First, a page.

A great way to start an argument is to talk about America’s best barbecue. It’s a dispute that won’t be resolved.

“A lot depends on where you were raised, because you get an emotional allegiance to one particular type of barbecue,” says Peter Reinhart, chef on assignment in the College of Culinary Arts at Johnson & Wales University’s Charlotte, North Carolina, campus.

“You are tapping into the heritage—the cultural identity—of a region or town,” he adds. “The meat, the mechanism for cooking, all have their proponents. If you can divorce yourself from the emotional side, you can enjoy it all.”

The disagreements extend to barbecue’s ancestry. Reinhart says American barbecue styles go back to the Caribbean islands and Native American cooking techniques.

There are even tales about pirates bringing barbecue to South Carolina’s ports in the 16th century, he says. One frequently cited view on its history is that barbecue is derived from baribicu, or “sacred fire pit” for some indigenous Caribbean peoples. The pit cooked small game on a wooden stand.

This wasn’t unique. Etchings of Frenchman Jacques le Moyne’s mid-1500s drawings show Native Americans cooking similarly. One depicts natives roasting small prey on a platform enveloped in smoke from the wood fire below.

“It’s cooking on low heat for a long period of time … with flavor from the wood,” says Lake High Jr., president of the South Carolina Barbeque Association (SCBA), who offers a brief history of barbecue on the SCBA website.

Spanish explorers, who introduced pigs and other animals to the New World, renamed this barbacoa. Later, barbecue became the English word.

By the 20th century, barbecue had become a catchall term for a wide range of cooking styles, from using an earth or stone pit—something done worldwide for millennia—to quick backyard grilling of small pieces of meat over hot coals and flames. But real American barbecue involves slow-cooking meat over low heat, creating flavor-enhancing smoke with at least some burning wood or charcoal. It takes time to learn how to do this well, even with modern gas and electric pit smokers.

“You can go from A-plus to F barbecue quickly,” says Roland Dickey Jr., president of Dallas-based Dickey’s Barbecue Pit, the nation’s largest limited-service barbecue chain. “As much as we may try to turn it into science, it’s still very much an art form.”

Most experts believe the cradle of ’cue is the Carolinas, where whole-hog cooking evolved over centuries. There are at least three other widespread American styles: Memphis, Texas, and Kansas City. The differences among regional styles are the sauces and types of meat.

“It’s not like barbecue is patented,” says Dan Huntley, who grew up watching pit masters preparing barbecue the old-fashioned way and now owns Dan the Pig Man food truck in Charlotte.

The barbecue tradition of cooking whole animals over wood coals continues today at some special events and restaurants. But at most eateries, barbecue is usually from a cut of meat—primarily pork shoulders or beef brisket—or entire chickens.

Huntley says modern barbecue developed from meals eaten by the poor. “The rich were eating high on the hog,” with the best cuts from the back and upper legs, he says. “The poor … got the inferior cuts. They had to tenderize it, so they used the two things they had an abundance of: time and wood.”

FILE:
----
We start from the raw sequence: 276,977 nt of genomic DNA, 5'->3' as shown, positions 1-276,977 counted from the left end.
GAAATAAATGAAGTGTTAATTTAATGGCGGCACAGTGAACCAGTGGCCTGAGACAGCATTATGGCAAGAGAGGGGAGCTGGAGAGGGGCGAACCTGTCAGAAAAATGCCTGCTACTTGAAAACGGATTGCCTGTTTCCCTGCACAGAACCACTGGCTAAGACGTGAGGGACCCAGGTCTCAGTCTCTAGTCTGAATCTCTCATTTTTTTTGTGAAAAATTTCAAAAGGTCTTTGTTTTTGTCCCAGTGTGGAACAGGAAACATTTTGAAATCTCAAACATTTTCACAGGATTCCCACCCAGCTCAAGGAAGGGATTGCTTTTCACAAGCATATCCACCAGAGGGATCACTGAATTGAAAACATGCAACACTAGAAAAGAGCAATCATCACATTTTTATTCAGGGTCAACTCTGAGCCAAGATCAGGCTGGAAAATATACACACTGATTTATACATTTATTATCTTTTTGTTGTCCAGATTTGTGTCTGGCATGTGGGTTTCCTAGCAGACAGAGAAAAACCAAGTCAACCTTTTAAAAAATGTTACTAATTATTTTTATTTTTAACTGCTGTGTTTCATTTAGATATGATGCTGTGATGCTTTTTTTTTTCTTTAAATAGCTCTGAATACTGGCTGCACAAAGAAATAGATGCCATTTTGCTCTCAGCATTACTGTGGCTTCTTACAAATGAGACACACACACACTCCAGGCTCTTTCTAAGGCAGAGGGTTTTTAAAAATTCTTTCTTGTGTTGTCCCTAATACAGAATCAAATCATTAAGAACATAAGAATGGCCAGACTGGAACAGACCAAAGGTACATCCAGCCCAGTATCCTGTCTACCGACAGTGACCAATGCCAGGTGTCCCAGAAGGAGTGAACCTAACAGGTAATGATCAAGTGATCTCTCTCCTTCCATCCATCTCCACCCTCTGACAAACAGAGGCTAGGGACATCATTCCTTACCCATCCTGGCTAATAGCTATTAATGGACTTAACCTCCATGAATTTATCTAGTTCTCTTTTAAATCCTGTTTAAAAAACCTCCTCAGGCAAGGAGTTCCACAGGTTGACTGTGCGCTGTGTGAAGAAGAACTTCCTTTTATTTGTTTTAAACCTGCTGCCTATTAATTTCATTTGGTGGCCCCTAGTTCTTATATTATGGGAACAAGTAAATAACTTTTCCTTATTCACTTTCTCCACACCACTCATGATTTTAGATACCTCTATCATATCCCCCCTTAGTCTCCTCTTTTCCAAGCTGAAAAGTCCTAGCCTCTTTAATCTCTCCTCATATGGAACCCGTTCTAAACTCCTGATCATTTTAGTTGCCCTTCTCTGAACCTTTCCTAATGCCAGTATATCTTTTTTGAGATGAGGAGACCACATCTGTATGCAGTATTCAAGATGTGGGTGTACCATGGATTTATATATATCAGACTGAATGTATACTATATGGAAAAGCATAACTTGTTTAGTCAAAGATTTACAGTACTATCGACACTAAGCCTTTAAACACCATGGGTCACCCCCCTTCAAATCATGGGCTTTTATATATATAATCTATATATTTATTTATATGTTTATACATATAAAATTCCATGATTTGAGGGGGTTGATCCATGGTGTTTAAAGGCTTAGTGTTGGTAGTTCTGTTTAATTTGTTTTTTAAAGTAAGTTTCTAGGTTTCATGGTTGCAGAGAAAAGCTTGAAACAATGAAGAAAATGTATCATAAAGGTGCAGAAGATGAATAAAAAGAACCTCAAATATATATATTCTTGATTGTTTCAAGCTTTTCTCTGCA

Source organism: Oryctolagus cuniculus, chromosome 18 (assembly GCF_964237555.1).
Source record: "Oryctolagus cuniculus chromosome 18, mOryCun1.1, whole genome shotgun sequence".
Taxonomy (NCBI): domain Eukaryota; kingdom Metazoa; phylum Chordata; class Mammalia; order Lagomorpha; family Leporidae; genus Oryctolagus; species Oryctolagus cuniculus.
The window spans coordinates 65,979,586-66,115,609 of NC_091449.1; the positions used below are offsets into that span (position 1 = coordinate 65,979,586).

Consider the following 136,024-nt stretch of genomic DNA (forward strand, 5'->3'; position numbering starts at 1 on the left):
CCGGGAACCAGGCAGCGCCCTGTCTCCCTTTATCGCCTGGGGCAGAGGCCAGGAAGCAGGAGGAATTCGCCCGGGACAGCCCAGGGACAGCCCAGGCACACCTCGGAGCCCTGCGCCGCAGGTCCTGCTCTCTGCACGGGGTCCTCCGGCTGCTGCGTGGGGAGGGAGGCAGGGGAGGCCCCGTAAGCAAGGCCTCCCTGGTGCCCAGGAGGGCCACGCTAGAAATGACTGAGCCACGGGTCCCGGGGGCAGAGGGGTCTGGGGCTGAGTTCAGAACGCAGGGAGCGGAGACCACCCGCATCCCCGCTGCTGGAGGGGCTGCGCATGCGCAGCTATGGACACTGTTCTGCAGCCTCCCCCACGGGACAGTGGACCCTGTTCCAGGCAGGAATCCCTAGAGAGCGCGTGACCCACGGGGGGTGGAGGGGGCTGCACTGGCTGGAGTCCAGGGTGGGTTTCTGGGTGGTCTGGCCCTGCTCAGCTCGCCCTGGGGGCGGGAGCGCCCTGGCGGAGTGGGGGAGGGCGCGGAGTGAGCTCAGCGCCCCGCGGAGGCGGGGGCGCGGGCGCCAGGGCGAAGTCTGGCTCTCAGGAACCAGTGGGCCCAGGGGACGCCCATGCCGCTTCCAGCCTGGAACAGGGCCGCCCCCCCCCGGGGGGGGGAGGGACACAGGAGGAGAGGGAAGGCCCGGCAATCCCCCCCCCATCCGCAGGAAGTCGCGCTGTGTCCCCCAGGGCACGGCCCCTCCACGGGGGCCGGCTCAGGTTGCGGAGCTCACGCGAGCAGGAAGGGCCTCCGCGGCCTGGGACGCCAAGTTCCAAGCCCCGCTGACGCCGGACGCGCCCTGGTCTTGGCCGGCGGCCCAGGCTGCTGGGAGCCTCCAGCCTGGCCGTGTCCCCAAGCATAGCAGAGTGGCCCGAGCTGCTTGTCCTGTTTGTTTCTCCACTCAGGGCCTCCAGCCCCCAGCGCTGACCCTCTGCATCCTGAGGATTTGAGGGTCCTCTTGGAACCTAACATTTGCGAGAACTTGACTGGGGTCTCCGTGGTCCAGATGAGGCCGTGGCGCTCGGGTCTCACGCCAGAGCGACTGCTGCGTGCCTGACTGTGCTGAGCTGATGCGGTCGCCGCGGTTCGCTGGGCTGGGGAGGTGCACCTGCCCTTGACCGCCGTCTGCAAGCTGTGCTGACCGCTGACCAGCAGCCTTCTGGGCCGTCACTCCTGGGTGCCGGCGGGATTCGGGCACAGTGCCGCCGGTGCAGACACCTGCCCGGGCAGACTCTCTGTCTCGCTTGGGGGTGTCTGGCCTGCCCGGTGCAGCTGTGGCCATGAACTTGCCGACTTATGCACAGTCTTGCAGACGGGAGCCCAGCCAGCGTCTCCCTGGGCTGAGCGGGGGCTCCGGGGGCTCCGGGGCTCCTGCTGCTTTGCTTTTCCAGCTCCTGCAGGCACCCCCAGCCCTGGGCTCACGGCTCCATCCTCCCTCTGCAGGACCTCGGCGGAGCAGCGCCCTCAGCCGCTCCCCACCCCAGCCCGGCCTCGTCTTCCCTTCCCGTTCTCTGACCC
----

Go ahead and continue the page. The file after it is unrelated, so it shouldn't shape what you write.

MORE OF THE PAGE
For the best Carolina barbecue, the pork should be cooked north of 12 hours at about 195 degrees, which is when the collagen breaks down and the fat is rendered out, Huntley says. The meat becomes tender and can be pulled apart; pulled pork is at the heart of Carolina barbecue.

Eastern North Carolina–style ’cue is still often made from whole hogs. The meat from all parts of the pig is mixed and often finely chopped so the crunchy skin, or cracklins, will be part of each bite. The sauce is a thin vinegar and pepper mix.

Among the great eastern North Carolina joints is the 65-year-old Skylight Inn in Ayden.

Here, barbecue is a craft. There are no temperature gauges in the cookhouses, where “we cook over wood the way our family has done since the mid-1800s,” says Samuel Jones, a grandson of the original owner.

Dressed pigs are placed on rods in the pits, where they are cooked for 14–16 hours with heat provided mostly by oak wood, giving the meat a mild smoky flavor. After pulling the pork, “just enough” of a light vinegar and pepper sauce is added to keep the meat moist while being chopped, Jones says. “We want people to taste the time and energy.”

Barbecue sandwiches are $3.50, with or without Skylight’s sweet coleslaw. Platters of barbecue, slaw, and cornbread start at $5.50.

A modern take on Eastern North Carolina barbecue is found at Smithfield’s Chicken ’N Barbecue. Founded in 1964, the Smithfield, North Carolina, business now has 14 company and 20
franchised units.

“In eastern North Carolina, vinegar is the signature sauce item,” says Richard Averitte, director of operations and marketing. Smithfield’s sauce has vinegar, red pepper, and salt.

Pork shoulders are cooked slowly overnight at low heat in electric ovens without wood. When done, the meat is hand pulled by managers or experienced staff.

“We have two meats—[pork] barbecue and fried chicken—and four sides. Our managers are trained to make those very well,” he says. Pulled-pork sandwiches (about $3) are served with or without slaw on top, and platters with two sides are $6.39.

West of Raleigh, barbecue takes on a different flavor. Named for the small-but-restaurant-rich town, Lexington-style barbecue consists of pork shoulders with a vinegar-tomato sauce.